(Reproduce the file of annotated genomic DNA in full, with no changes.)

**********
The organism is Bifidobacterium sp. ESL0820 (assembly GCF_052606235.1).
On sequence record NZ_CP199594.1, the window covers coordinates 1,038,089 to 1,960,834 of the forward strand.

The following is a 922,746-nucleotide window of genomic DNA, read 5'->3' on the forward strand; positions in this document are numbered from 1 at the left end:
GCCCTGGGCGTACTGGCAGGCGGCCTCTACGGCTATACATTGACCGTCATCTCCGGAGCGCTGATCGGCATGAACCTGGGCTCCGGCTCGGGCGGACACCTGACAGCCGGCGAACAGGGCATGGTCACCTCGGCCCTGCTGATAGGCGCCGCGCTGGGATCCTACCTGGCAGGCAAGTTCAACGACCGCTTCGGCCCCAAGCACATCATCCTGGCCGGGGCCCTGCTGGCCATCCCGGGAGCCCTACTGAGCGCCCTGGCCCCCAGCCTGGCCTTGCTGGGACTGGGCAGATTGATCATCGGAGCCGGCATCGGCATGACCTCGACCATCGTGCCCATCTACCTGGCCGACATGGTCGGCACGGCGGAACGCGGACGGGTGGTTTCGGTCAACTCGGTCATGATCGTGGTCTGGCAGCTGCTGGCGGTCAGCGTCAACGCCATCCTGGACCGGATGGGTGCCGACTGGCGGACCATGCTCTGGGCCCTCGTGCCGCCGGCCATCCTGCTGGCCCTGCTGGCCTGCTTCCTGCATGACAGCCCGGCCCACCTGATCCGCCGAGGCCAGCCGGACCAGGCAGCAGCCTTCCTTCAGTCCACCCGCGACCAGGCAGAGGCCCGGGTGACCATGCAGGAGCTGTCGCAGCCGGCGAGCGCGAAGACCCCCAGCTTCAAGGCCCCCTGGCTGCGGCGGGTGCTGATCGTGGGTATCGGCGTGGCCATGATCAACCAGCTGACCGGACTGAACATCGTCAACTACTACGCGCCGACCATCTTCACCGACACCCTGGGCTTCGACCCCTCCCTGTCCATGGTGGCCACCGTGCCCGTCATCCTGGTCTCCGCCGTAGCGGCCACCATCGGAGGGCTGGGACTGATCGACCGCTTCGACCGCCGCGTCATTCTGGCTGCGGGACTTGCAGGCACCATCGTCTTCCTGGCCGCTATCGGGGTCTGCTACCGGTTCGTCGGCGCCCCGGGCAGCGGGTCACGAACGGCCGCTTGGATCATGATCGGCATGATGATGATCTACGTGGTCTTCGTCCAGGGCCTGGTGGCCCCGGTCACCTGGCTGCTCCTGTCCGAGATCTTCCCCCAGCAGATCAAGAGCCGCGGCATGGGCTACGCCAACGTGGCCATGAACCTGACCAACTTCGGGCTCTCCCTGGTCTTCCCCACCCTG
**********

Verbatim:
The organism is Bifidobacterium sp. ESL0820 (assembly GCF_052606235.1).
On sequence record NZ_CP199594.1, the window covers coordinates 1,038,089 to 1,960,834 of the forward strand.

The following is a 922,746-nucleotide window of genomic DNA, read 5'->3' on the forward strand; positions in this document are numbered from 1 at the left end:
GCCCTGGGCGTACTGGCAGGCGGCCTCTACGGCTATACATTGACCGTCATCTCCGGAGCGCTGATCGGCATGAACCTGGGCTCCGGCTCGGGCGGACACCTGACAGCCGGCGAACAGGGCATGGTCACCTCGGCCCTGCTGATAGGCGCCGCGCTGGGATCCTACCTGGCAGGCAAGTTCAACGACCGCTTCGGCCCCAAGCACATCATCCTGGCCGGGGCCCTGCTGGCCATCCCGGGAGCCCTACTGAGCGCCCTGGCCCCCAGCCTGGCCTTGCTGGGACTGGGCAGATTGATCATCGGAGCCGGCATCGGCATGACCTCGACCATCGTGCCCATCTACCTGGCCGACATGGTCGGCACGGCGGAACGCGGACGGGTGGTTTCGGTCAACTCGGTCATGATCGTGGTCTGGCAGCTGCTGGCGGTCAGCGTCAACGCCATCCTGGACCGGATGGGTGCCGACTGGCGGACCATGCTCTGGGCCCTCGTGCCGCCGGCCATCCTGCTGGCCCTGCTGGCCTGCTTCCTGCATGACAGCCCGGCCCACCTGATCCGCCGAGGCCAGCCGGACCAGGCAGCAGCCTTCCTTCAGTCCACCCGCGACCAGGCAGAGGCCCGGGTGACCATGCAGGAGCTGTCGCAGCCGGCGAGCGCGAAGACCCCCAGCTTCAAGGCCCCCTGGCTGCGGCGGGTGCTGATCGTGGGTATCGGCGTGGCCATGATCAACCAGCTGACCGGACTGAACATCGTCAACTACTACGCGCCGACCATCTTCACCGACACCCTGGGCTTCGACCCCTCCCTGTCCATGGTGGCCACCGTGCCCGTCATCCTGGTCTCCGCCGTAGCGGCCACCATCGGAGGGCTGGGACTGATCGACCGCTTCGACCGCCGCGTCATTCTGGCTGCGGGACTTGCAGGCACCATCGTCTTCCTGGCCGCTATCGGGGTCTGCTACCGGTTCGTCGGCGCCCCGGGCAGCGGGTCACGAACGGCCGCTTGGATCATGATCGGCATGATGATGATCTACGTGGTCTTCGTCCAGGGCCTGGTGGCCCCGGTCACCTGGCTGCTCCTGTCCGAGATCTTCCCCCAGCAGATCAAGAGCCGCGGCATGGGCTACGCCAACGTGGCCATGAACCTGACCAACTTCGGGCTCTCCCTGGTCTTCCCCACCCTG